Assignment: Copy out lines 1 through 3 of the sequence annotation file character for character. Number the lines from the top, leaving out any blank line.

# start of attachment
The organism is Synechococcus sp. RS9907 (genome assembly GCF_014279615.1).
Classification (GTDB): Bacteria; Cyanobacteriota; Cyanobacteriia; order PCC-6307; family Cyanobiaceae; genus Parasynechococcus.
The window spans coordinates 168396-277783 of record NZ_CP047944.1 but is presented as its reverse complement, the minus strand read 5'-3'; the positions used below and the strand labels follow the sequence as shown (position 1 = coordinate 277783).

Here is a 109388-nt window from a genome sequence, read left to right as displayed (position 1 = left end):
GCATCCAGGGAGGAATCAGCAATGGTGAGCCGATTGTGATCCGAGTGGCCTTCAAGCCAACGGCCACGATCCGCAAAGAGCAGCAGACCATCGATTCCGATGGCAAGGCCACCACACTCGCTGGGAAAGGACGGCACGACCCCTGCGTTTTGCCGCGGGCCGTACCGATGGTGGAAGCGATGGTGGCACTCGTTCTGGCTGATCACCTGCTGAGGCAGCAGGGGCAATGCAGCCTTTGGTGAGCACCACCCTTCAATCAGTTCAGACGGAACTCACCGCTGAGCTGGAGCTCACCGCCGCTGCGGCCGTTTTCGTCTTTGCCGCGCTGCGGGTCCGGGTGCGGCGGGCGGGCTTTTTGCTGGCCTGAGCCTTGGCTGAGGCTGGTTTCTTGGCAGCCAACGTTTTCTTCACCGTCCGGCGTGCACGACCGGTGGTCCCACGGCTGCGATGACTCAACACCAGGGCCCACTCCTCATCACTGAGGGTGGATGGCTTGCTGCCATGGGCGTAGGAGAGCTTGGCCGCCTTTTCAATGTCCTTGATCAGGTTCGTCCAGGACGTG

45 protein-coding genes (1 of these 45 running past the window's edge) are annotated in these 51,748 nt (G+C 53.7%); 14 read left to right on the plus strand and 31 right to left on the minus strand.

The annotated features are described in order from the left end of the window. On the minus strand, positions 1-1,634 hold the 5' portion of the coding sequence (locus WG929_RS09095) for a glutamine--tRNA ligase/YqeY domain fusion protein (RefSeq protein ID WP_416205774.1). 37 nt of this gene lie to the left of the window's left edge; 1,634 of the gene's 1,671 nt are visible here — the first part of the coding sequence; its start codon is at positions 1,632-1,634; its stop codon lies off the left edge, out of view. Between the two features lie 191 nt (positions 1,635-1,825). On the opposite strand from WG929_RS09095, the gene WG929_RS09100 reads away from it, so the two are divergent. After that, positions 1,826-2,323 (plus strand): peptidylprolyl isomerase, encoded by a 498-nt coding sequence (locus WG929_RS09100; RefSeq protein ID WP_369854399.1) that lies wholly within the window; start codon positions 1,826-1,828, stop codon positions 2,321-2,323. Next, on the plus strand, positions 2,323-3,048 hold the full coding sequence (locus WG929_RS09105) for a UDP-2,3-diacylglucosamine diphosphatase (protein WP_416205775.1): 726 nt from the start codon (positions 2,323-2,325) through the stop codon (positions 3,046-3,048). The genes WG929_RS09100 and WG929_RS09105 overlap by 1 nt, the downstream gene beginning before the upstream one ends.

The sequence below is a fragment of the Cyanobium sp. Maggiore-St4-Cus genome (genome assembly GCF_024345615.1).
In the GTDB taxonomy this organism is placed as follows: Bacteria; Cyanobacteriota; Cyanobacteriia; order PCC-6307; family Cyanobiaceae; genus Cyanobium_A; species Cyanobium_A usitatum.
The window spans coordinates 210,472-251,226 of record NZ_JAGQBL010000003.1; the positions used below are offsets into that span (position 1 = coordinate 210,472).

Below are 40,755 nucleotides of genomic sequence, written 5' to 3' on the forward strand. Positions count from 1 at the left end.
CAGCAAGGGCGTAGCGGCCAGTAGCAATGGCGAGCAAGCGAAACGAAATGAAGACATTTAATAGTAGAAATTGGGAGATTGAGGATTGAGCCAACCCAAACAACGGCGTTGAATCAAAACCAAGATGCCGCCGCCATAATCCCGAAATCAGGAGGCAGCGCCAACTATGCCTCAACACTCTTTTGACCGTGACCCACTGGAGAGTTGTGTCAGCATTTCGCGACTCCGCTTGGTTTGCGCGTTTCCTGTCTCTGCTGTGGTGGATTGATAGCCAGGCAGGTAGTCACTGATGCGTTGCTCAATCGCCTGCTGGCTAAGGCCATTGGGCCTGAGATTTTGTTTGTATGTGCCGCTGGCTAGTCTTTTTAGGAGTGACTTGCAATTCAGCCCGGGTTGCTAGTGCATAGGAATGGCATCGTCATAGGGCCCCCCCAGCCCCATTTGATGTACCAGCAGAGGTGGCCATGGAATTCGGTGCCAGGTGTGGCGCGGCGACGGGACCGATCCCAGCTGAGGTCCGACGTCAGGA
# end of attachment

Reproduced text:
The organism is Synechococcus sp. RS9907 (genome assembly GCF_014279615.1).
Classification (GTDB): Bacteria; Cyanobacteriota; Cyanobacteriia; order PCC-6307; family Cyanobiaceae; genus Parasynechococcus.
The window spans coordinates 168396-277783 of record NZ_CP047944.1 but is presented as its reverse complement, the minus strand read 5'-3'; the positions used below and the strand labels follow the sequence as shown (position 1 = coordinate 277783).